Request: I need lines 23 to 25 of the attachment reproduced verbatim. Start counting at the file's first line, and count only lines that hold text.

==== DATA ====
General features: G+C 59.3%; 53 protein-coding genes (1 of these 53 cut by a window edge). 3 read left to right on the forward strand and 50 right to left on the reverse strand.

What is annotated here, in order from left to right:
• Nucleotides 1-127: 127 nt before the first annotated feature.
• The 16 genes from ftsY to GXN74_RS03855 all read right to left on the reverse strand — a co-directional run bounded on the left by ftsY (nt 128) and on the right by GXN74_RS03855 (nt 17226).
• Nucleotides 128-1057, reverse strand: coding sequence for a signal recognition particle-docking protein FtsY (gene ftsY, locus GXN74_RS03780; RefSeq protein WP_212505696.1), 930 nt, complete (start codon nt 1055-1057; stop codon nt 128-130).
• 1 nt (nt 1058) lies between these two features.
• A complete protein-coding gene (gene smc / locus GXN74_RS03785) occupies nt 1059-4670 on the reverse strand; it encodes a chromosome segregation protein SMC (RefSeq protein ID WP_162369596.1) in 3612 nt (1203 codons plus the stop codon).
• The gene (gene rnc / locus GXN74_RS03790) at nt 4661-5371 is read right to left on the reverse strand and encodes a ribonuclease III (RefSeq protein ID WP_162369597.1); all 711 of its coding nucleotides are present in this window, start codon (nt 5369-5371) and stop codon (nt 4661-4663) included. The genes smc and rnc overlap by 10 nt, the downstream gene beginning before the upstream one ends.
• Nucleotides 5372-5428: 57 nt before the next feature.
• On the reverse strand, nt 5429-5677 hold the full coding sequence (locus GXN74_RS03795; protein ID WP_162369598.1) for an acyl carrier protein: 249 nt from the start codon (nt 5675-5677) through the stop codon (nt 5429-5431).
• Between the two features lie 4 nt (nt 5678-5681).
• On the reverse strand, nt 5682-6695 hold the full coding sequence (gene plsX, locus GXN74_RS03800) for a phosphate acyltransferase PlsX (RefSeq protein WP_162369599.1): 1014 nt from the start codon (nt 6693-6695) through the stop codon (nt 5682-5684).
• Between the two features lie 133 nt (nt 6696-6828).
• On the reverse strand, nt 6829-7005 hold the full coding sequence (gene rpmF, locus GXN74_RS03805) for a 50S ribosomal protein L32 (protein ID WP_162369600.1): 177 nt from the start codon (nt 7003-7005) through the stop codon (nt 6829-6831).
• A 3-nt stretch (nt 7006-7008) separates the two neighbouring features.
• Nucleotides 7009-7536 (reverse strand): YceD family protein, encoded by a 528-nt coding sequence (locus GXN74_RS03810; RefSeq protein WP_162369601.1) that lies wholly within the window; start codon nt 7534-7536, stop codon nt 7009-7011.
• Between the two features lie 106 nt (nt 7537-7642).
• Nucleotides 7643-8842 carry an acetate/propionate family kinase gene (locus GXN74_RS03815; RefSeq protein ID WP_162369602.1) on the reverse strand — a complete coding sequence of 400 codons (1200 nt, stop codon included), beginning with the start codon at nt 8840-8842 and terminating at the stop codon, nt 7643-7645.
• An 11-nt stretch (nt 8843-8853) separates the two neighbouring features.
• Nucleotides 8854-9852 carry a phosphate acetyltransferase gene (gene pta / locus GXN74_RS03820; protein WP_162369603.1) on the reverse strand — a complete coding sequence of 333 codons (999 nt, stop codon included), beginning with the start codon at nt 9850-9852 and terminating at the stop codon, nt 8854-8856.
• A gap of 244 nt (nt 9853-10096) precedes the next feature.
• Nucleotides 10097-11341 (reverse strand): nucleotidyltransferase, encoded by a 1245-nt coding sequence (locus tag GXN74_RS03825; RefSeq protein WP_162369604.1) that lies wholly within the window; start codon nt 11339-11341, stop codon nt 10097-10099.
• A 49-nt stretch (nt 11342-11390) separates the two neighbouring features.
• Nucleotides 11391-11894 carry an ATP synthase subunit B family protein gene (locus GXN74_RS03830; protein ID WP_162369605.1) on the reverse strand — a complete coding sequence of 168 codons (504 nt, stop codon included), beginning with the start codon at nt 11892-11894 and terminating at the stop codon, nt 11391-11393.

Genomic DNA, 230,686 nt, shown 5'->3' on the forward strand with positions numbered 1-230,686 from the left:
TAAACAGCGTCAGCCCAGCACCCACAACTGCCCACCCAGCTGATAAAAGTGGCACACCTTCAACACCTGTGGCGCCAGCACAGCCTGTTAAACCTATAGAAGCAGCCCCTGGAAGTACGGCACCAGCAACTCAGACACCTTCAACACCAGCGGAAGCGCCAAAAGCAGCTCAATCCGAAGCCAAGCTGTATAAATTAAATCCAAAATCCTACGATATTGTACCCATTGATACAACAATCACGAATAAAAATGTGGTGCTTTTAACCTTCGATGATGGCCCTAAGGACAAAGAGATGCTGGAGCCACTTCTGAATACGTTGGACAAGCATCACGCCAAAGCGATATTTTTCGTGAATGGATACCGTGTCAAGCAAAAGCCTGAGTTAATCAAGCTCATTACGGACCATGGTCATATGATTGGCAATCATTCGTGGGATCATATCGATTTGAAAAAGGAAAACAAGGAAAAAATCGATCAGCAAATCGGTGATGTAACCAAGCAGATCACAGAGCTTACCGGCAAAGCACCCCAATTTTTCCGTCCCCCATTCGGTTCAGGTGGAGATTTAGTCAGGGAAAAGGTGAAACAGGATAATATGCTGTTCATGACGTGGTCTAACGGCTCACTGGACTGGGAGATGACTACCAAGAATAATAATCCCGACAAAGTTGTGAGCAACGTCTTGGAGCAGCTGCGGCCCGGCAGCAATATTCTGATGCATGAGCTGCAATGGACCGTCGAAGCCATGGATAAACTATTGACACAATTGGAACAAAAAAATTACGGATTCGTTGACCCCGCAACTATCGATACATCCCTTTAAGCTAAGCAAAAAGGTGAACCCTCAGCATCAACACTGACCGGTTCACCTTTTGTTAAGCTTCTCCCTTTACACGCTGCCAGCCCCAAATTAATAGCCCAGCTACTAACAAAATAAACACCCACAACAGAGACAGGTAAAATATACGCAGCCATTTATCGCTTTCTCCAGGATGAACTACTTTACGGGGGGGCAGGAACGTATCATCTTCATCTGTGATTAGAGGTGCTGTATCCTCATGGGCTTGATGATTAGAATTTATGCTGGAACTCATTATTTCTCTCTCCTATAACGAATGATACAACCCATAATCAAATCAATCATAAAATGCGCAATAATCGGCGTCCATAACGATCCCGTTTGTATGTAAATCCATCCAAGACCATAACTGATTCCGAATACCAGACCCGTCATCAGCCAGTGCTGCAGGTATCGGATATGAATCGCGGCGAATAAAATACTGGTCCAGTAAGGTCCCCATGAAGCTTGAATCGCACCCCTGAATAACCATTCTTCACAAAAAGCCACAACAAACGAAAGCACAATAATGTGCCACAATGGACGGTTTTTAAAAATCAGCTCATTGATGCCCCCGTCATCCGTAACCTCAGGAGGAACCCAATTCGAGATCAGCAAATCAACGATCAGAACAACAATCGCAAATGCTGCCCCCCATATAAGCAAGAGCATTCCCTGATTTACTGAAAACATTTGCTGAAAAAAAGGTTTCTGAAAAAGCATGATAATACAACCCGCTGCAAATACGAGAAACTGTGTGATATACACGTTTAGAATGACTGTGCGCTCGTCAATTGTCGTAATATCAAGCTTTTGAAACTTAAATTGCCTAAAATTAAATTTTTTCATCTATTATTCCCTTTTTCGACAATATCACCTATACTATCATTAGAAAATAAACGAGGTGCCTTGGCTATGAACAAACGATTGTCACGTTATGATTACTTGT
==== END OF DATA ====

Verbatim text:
• A 49-nt stretch (nt 11342-11390) separates the two neighbouring features.
• Nucleotides 11391-11894 carry an ATP synthase subunit B family protein gene (locus GXN74_RS03830; protein ID WP_162369605.1) on the reverse strand — a complete coding sequence of 168 codons (504 nt, stop codon included), beginning with the start codon at nt 11892-11894 and terminating at the stop codon, nt 11391-11393.

Genomic DNA, 230,686 nt, shown 5'->3' on the forward strand with positions numbered 1-230,686 from the left: